AA Products in conventional dosage forms not presenting bioequivalence problems. Products coded as AA contain active ingredients and dosage forms that are not regarded as presenting either actual or potential bioequivalence problems or drug quality or standards issues. However, all oral dosage forms must, nonetheless, meet an appropriate in vitro bioequivalence standard that is acceptable to the Agency in order to be approved.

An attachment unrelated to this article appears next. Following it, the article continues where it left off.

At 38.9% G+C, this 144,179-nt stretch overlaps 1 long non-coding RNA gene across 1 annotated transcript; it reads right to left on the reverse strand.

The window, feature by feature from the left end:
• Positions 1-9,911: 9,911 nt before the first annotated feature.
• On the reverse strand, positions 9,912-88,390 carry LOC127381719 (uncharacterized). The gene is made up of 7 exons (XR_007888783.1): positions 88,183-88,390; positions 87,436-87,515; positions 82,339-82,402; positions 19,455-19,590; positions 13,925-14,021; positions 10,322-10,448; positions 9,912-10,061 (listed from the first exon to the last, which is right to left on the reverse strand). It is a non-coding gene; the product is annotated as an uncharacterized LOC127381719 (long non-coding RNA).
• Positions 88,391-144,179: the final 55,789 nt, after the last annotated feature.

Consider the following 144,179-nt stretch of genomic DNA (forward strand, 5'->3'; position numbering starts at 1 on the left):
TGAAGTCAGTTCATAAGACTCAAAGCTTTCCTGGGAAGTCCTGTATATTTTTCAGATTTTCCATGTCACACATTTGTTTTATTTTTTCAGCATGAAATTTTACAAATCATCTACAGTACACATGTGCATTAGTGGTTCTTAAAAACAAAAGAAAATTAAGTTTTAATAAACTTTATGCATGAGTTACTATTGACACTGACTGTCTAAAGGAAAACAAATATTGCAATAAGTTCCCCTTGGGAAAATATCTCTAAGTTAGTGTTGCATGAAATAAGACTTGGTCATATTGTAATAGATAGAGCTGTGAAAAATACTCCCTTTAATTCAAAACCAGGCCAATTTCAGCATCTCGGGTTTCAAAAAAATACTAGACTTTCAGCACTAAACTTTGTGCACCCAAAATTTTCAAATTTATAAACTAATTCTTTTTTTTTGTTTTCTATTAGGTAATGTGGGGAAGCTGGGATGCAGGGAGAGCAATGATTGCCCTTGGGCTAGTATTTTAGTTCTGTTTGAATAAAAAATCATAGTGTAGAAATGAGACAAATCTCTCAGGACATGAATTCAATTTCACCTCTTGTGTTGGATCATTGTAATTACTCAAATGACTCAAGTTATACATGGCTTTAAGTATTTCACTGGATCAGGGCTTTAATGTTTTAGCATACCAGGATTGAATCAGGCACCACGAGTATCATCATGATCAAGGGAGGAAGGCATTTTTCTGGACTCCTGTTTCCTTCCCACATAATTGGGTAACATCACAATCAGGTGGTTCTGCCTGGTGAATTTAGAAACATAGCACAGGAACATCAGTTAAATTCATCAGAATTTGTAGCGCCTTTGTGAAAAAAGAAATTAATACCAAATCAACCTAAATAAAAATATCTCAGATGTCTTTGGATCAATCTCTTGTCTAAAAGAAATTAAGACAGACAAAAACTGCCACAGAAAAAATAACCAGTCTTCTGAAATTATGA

AB Products meeting necessary bioequivalence requirements. Multisource drug products listed under the same heading (i.e., identical active ingredients(s), dosage form, and route(s) of administration) and having the same strength (see Therapeutic Equivalence-Related Terms, Pharmaceutical Equivalents) generally will be coded AB if a study is submitted demonstrating bioequivalence. In certain instances, a number is added to the end of the AB code to make a three character code (i.e., AB1, AB2, AB3, etc.). Three-character codes are assigned only in situations when more than one reference listed drug of the same strength has been designated under the same heading. Two or more reference listed drugs are generally selected only when there are at least two potential reference drug products which are not bioequivalent to each other. If a study is submitted that demonstrates bioequivalence to a specific listed drug product, the generic product will be given the same three-character code as the reference listed drug it was compared against.